This is a guest post by Dr. Sherrill Stroschein, Senior Lecturer (Associate Professor) in Politics, Department of Political Science, University College London

We have all been driven to understand what is going on over the past few days. Some of these discussions would be improved with lesser-used tools to think more systematically about events. There are three approaches that can help to do this that have had less exposure than they should.

The first is more attention to time, pace, and tempo. In coming on strong and quickly with his orders, Trump is using a pace that is unusual for domestic policymaking. It is more the pace of business, where the art of surprising one’s opponents and moving quickly can give one a clear advantage. “In only a week!,” we say. But the fast pace is part of the strategy. Congress and the judiciary, in contrast, will be moving much slower, at which point we are meant to think that these policies will be more embedded. Consider the unfolding of these events in relational terms, as an action and reaction. Research on event processes would indicate that a lack of reaction would be hard to imagine – it is simply that pace grants an initial advantage to the faster actor. This does not mean that the victories of the first actor will be lasting, as a quality pushback that takes some time may quash them. A quick back-of-the-napkin sketch of the potential actions and reactions can produce more clearheaded thinking about the potential avenues from here. The shock action is not the last event in the process, but tempo is also important. Think about politics with the insight of musical   notation – different lines interact but they are moving at different tempos. How can we then consider the dynamics of potential interactions for the next steps?

Second, protest is necessary, but will not achieve automatic success – even with great numbers. It is of course important to mobilize large numbers. Large numbers demonstrate the legitimacy of claims, and are a show of force against the power of individuals. They also can provide much-needed encouragement for engagement, and counter the demoralizing effects of the exercise of sheer power. That said, government response to protest is not automatic – there is a relational interaction (McAdam, Tarrow, and Tilly). In the East German 1989 scenario, as well as Ukraine in 2004, government lost power partly because an advisor or a general refused to shoot at large numbers of people. In Tiananmen Square in 1989 and in numerous other instances, shooting did take place. These might seem stark examples, but protest in less violent instances works the same way. Government might decide to accommodate, or not. These outcomes are very hard to model or predict because they often rest on the decisions of key individuals. It could be that protest is most effective when it is joined by other strategies, such as legal avenues or political pressure. Protest provides leverage for those countering the government, to demonstrate that claims against the government have legitimacy with a broad sector of the population.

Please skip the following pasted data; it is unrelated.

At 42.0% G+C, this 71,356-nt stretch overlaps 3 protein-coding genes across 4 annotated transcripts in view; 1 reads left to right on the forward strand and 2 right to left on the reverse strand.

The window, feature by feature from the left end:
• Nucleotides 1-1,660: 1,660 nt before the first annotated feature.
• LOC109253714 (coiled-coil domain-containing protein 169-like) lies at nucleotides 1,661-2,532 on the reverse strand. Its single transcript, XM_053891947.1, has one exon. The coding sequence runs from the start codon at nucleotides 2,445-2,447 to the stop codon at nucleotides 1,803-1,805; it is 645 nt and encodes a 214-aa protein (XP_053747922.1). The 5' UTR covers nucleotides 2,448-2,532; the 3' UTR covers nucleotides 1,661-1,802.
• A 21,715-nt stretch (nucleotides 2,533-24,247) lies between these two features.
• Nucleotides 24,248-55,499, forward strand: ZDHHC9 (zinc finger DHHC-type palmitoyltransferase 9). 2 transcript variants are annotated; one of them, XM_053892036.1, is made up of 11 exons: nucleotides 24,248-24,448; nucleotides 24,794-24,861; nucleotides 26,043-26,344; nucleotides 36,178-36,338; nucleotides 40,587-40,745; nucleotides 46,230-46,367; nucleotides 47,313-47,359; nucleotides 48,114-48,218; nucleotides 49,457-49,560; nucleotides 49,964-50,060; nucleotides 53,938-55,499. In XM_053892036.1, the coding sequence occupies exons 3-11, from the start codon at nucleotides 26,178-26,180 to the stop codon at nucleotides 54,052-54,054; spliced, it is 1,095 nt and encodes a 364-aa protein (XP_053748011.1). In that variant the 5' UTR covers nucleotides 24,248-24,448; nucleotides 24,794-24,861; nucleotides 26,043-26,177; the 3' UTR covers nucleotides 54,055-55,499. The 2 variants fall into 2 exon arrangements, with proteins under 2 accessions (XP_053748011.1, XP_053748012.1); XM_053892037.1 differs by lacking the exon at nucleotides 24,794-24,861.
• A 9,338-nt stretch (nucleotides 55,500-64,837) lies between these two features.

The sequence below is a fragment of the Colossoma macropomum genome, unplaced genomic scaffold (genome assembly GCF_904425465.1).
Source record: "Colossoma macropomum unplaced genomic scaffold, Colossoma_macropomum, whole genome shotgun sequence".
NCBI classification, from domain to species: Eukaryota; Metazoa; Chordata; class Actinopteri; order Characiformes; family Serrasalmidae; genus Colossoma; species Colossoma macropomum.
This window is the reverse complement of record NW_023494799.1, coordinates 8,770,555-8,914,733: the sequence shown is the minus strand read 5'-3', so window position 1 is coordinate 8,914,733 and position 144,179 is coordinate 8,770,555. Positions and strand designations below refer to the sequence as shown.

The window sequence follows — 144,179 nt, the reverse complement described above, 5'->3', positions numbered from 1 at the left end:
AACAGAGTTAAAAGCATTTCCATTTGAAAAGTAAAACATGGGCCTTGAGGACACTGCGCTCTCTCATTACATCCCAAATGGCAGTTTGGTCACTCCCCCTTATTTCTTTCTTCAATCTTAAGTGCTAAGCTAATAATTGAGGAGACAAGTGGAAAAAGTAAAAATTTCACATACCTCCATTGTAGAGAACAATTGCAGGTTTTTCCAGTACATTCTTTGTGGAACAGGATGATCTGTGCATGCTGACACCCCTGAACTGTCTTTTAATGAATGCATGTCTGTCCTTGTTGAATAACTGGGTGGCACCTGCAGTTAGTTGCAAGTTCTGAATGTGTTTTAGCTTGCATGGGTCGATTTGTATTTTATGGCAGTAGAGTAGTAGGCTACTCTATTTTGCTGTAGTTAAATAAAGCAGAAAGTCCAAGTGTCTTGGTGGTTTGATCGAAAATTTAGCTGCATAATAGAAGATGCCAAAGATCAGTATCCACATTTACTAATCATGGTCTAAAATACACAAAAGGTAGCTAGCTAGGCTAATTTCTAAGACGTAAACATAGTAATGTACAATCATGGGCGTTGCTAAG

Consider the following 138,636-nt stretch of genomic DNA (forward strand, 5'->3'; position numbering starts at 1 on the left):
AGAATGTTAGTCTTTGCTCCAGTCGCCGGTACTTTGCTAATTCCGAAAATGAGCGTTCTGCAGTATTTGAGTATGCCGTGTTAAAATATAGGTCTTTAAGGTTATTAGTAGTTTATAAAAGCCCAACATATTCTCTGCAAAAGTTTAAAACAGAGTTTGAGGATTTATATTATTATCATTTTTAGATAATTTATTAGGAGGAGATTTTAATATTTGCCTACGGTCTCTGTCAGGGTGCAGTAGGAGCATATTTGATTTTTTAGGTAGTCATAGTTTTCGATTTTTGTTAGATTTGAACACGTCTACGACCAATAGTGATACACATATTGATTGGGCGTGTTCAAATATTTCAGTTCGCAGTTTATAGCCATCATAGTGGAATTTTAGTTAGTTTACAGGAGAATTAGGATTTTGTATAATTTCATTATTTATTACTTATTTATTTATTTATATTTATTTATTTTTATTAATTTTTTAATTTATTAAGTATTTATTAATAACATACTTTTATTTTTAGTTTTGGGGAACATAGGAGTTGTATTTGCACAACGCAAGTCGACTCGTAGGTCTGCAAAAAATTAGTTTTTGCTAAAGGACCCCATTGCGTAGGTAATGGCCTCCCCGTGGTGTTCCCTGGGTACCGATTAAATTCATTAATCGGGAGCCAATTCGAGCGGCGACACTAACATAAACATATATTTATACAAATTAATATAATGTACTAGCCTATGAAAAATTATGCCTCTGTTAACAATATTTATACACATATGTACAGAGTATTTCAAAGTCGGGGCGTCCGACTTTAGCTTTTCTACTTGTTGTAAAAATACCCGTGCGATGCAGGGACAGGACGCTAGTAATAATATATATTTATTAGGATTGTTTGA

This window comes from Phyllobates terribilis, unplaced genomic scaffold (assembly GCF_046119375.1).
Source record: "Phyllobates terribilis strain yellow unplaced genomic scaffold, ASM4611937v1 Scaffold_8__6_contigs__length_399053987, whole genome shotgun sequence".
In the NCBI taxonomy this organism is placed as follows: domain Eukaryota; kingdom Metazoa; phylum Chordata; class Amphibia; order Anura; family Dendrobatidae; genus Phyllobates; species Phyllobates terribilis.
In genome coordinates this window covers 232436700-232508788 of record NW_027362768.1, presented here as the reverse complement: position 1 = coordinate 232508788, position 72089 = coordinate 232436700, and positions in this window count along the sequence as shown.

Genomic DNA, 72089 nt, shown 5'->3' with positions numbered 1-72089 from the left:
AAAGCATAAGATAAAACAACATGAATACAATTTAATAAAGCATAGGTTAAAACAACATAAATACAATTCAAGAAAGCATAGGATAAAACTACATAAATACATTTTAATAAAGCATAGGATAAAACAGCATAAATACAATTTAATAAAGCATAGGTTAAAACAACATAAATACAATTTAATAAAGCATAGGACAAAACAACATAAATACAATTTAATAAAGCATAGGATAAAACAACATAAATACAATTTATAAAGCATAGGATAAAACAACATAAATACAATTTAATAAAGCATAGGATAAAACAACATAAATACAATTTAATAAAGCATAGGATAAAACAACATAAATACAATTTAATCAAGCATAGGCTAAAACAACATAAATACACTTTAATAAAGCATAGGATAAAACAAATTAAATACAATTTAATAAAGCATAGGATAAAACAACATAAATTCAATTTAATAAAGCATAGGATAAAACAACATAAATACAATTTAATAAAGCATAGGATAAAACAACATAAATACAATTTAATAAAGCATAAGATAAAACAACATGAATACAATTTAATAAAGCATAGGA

Third, whatever one’s favorite method for studying politics, we all should learn some basic emergency ethnography. The performance of politics during the first week of the Trump presidency is very similar to the strategies used by strongmen (yes, usually men) in different contexts. There have been some useful comparisons of Trump’s strategies with those of Hugo Chavez, particularly insightful on the different discursive means of disarming opponents (here and here). For years I took my students to the London Assembly, where we watched then-mayor Boris Johnson respond to critical questions from Assembly members. On the Assembly, speaking time is strictly rationed by party. Johnson perfected a strategy to get his opponents to waste time by saying things to upset them. In one instance, he mocked the attendance of a female assembly member who had likely been absent for health reasons. The vibe in the room was tense and electric as the Assembly member sputtered in disbelief, her minutes ticking away. This strategy also conveniently showed Johnson’s opponents that he was willing to stoop to any level in his attacks, perhaps discouraging some interventions. These kinds of observations are important if the press and other questioners are to navigate such bullying tactics. Recognizing the tactics and remaining calm and focused is a first line of defense against them. We can probably start to figure out more ways to counter them if we all recognize them for what they are. Emergency ethnography will be crucial to this effort.

Finally, as a side note, we may need to rethink some of the means of understanding on which we have relied in the past. There is some intriguing work out now (Schaffner and Luks) that demonstrates that people are willing to lie in giving survey responses, or perhaps that there are more complex psychological mechanisms going on. We thus may need to reconsider the accuracy of survey numbers, because even a large sample size cannot correct for responses that are deliberately misleading. A more in-depth engagement with those whose responses we seek might help to counter this, as evident in work by Cramer on Wisconsin. For most people, it is easier to lie in a quick one-off response than in a conversation, or if they find themselves in a sustained group conversation with their peers present. If we are to understand some of the bases of support for the Trump project, we may need to think more seriously about how to encourage more sincere interactions with respondents.